ING Labs, part of the bank’s innovation arm, has spun out a trade-finance-oriented fintech from its incubation lab in Singapore.
Stemly represents the first Asian fintech created in-house to be established as a standalone company, says Olivier Guillaumond, Amsterdam-based head of ING Labs and its fintech-partnership team. Another branch of ING Neo, the bank’s innovation business, is supporting Stemly with venture capital.
“There’s more in the funnel,” Guillaumond said.
The bank restructured its various fintech-oriented activities in January, moving these out of individual business units and into a department called ING Neo. Neo is a standalone P&L meant to commercialize disruptive technologies developed across the bank.
Under NEO sit teams for venture capital, incubation, Labs to invent fintech models from scratch, and fintech partnerships. When a fintech idea ends up serving the bank, it stays in-house. When its natural customer base involves multiple financial institutions, or if its potential clients would not wish to transact directly with ING, it gets spun out – as is the case with Stemly.
Asia drives trade innovation
The fintech is run by its two co-founders, Sanjay Saini and Giuseppe Manai, who now serve as co-CEOs. The idea was first developed three years ago and went through management changes during that period.
Stemly’s focus is on trade finance and related supply chains, one of five areas where ING Neo is looking to bring disruptive business models, and the one where the bank’s Singapore and Hong Kong offices play a leading role.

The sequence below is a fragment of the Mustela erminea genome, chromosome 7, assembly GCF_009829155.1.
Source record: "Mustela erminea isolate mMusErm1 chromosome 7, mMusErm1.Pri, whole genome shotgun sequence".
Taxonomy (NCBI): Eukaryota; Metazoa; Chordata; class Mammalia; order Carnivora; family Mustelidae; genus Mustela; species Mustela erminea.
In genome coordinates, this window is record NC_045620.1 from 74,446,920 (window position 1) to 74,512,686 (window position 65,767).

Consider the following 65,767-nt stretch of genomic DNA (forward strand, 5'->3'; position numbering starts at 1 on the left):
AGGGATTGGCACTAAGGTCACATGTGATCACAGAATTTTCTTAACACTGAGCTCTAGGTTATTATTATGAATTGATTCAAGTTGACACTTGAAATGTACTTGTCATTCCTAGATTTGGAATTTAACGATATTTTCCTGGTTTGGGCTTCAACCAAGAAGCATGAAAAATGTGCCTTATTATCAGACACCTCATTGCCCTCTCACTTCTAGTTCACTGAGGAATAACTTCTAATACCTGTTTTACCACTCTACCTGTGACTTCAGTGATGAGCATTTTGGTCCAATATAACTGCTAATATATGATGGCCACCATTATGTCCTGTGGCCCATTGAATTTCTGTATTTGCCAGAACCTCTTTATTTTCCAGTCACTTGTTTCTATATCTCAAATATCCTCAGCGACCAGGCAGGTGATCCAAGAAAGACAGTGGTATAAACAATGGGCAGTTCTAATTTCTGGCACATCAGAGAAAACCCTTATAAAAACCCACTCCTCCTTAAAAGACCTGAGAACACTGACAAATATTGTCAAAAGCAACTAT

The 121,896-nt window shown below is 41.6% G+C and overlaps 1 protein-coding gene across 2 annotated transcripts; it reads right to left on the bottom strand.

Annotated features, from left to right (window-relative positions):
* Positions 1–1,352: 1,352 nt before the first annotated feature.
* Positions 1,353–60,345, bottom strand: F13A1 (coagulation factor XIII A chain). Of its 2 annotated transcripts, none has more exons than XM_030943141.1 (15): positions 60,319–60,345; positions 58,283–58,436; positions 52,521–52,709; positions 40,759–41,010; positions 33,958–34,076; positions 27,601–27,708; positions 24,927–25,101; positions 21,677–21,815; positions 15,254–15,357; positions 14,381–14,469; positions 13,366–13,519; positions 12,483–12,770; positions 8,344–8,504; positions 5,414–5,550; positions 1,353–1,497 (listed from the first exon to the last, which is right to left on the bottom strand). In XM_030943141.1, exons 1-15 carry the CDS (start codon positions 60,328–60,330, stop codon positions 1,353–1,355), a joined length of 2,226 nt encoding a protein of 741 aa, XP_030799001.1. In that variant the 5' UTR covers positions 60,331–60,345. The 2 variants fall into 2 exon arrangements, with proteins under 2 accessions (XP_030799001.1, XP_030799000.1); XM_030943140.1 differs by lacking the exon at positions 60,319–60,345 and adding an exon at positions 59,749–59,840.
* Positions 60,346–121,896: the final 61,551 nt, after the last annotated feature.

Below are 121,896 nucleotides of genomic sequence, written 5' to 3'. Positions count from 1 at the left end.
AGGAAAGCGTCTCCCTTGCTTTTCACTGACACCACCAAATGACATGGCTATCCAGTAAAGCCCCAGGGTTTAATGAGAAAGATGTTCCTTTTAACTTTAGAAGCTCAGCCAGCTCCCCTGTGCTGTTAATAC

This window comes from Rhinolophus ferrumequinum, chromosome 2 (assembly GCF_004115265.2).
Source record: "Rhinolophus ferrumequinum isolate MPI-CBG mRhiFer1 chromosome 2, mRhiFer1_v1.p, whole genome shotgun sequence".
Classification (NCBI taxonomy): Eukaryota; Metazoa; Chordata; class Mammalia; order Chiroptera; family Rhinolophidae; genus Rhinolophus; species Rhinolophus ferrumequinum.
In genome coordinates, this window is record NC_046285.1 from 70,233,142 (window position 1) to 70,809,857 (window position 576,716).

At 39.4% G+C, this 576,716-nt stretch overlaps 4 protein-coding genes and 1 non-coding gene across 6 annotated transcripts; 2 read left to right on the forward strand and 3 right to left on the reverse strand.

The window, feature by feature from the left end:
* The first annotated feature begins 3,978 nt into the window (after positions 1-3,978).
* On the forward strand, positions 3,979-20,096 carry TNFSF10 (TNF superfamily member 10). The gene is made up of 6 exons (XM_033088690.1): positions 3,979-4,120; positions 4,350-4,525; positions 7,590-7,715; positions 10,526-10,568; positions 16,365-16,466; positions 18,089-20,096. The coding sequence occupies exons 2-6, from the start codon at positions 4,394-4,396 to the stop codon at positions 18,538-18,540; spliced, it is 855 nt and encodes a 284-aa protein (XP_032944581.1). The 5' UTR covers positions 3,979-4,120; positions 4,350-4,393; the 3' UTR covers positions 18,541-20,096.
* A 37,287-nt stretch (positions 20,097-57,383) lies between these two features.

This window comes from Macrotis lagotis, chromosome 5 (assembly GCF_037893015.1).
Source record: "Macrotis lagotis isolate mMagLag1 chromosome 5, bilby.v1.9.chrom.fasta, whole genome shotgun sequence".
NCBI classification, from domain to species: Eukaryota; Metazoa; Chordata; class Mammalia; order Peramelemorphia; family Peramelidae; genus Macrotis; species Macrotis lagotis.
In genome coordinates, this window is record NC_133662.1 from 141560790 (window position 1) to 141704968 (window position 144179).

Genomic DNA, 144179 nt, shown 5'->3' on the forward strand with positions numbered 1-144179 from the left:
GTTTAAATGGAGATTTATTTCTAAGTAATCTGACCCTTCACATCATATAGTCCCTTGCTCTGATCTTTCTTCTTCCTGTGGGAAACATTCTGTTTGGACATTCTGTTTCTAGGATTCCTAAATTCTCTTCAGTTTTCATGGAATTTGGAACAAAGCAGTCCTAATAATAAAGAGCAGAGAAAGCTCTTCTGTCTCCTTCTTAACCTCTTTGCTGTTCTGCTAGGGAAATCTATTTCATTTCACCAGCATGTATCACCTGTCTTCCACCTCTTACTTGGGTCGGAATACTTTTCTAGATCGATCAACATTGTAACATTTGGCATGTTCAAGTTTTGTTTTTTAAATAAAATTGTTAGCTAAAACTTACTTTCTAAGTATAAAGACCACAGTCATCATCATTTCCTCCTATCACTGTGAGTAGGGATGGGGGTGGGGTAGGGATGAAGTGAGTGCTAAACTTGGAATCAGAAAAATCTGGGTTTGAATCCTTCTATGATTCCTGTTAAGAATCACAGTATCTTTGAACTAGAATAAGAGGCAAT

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ING Labs’ other outposts, in London, Amsterdam, and Brussels, are also developing fintech capabilities in the categories of financial health, disruptive lending, compliance, and housing, including mortgages.
Two years ago, when DigFin last spoke with Guillaumond, ING Labs was chasing ideas in European capital markets, such as securitization. Guillaumond didn’t say exactly what had become of those initiatives and would only comment on the new structure under Neo. But some original ideas such as trade-finance platform Komgo – a consortium of banks and insurers – endure.
From goods to cash
Stemly uses data-fueled artificial intelligence tools to predict inventory and market demand in trade finance. Its commercial model is software as a service. It is now live with a few global corporate clients. These activities are not core to banking. But Stemly’s A.I. has the potential to develop similar predictive analytics regarding cashflow.
“We are now co-creating the cashflow side [with Stemly],” Guillaumond said. “If you can predict demand for physical goods, you can predict the need for cash. You just need a lot of data.” Some of that data includes market information but it also relies on Stemly’s corporate clients sharing internal information, via their enterprise resource planning software, provided by the likes of Oracle and SAP.
“Companies will share data if it makes sense and if they trust you,” Guillaumond said.
But that involves a long sales cycle, so ING Ventures is infusing the startup with cash: Stemly’s spin out was accompanied by a $2.5 million seed round, with investment from Elev8 and EDB New Ventures (the corporate venture arm of Singapore’s Economic Development Board, a statutory body), among others.